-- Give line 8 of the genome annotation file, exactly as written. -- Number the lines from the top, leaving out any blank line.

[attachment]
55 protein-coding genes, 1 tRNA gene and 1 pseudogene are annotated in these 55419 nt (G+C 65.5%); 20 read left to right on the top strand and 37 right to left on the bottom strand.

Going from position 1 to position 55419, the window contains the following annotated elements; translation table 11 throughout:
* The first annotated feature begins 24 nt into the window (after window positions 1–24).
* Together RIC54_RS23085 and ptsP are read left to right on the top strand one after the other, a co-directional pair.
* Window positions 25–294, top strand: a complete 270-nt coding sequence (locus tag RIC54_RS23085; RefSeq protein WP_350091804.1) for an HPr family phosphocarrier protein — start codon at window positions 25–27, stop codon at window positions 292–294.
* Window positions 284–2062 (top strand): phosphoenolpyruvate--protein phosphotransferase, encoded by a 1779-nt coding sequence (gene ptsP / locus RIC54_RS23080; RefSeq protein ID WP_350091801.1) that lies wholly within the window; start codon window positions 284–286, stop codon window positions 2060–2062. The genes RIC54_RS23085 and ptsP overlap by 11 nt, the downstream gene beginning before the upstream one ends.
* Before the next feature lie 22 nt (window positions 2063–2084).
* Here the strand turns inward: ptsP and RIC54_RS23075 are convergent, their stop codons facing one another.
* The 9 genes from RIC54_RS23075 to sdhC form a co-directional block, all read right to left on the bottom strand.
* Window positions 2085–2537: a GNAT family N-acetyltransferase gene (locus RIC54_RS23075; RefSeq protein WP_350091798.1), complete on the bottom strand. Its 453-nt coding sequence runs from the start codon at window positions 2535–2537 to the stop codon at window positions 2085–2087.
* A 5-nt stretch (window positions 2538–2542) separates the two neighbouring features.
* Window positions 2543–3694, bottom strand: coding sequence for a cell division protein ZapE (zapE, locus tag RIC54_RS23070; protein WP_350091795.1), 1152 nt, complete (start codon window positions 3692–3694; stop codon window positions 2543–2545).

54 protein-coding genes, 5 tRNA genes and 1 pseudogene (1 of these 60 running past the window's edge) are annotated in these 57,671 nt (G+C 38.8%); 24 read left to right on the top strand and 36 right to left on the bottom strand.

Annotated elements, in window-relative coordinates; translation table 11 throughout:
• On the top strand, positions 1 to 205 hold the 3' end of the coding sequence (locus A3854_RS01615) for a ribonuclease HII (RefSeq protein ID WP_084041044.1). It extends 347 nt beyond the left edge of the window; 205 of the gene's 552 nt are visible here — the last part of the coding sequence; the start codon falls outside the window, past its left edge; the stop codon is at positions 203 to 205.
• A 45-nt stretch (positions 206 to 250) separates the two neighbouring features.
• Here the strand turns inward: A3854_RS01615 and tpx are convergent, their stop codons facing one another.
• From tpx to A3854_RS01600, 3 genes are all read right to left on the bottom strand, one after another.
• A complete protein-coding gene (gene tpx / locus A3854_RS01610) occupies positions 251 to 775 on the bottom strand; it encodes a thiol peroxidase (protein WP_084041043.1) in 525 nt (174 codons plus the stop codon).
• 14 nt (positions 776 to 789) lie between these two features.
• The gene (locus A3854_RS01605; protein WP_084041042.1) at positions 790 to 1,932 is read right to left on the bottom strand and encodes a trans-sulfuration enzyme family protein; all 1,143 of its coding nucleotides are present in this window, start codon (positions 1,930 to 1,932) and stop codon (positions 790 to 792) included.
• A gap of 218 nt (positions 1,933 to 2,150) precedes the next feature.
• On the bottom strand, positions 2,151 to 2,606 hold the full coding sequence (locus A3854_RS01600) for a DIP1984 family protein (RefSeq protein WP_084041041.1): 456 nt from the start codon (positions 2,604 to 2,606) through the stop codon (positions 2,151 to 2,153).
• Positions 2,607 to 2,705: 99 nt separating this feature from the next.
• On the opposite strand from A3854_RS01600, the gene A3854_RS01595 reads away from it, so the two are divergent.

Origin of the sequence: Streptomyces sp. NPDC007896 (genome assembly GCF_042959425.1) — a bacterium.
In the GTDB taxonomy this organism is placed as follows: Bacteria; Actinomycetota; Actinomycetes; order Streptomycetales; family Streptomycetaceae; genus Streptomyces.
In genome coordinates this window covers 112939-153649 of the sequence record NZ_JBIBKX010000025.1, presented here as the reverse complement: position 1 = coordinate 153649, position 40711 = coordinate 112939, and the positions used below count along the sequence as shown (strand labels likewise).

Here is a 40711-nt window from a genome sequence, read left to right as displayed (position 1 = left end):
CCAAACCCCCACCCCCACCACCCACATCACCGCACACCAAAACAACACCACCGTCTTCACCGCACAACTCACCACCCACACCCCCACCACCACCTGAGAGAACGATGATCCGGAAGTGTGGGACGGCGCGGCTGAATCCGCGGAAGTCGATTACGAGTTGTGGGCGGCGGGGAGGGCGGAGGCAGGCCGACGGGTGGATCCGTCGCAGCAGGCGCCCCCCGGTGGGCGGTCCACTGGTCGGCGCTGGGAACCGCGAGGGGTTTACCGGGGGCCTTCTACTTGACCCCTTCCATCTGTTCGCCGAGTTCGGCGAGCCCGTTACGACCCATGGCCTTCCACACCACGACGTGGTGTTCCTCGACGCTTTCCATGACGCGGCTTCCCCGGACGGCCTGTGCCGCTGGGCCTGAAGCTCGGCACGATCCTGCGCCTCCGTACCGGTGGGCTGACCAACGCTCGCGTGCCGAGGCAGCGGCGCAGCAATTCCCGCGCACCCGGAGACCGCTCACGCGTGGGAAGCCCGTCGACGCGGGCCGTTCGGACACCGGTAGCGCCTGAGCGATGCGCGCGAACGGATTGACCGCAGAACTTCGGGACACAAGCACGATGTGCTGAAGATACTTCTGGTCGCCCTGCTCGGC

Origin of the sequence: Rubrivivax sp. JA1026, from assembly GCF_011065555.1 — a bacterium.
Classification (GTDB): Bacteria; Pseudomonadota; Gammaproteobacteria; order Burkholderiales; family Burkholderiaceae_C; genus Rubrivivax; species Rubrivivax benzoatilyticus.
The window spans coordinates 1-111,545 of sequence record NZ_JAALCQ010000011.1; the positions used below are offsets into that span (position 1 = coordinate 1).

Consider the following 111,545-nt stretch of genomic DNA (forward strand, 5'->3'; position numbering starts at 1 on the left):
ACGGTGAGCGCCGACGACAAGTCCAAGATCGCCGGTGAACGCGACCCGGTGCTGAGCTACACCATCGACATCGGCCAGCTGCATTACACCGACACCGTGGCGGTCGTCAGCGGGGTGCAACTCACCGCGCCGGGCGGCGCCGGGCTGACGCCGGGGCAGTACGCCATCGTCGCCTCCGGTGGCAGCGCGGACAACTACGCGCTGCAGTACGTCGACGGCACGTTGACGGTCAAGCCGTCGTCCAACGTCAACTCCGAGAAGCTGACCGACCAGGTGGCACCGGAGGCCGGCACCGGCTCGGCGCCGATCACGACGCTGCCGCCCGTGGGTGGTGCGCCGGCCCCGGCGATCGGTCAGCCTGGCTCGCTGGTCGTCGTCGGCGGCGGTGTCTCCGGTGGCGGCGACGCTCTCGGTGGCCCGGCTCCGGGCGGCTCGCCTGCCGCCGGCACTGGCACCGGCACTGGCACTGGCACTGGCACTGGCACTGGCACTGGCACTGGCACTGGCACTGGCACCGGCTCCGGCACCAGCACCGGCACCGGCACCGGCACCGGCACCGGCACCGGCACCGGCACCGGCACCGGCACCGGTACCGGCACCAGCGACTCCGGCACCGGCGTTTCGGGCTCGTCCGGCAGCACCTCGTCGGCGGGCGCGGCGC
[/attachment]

* Here the strand turns inward: ptsP and RIC54_RS23075 are convergent, their stop codons facing one another.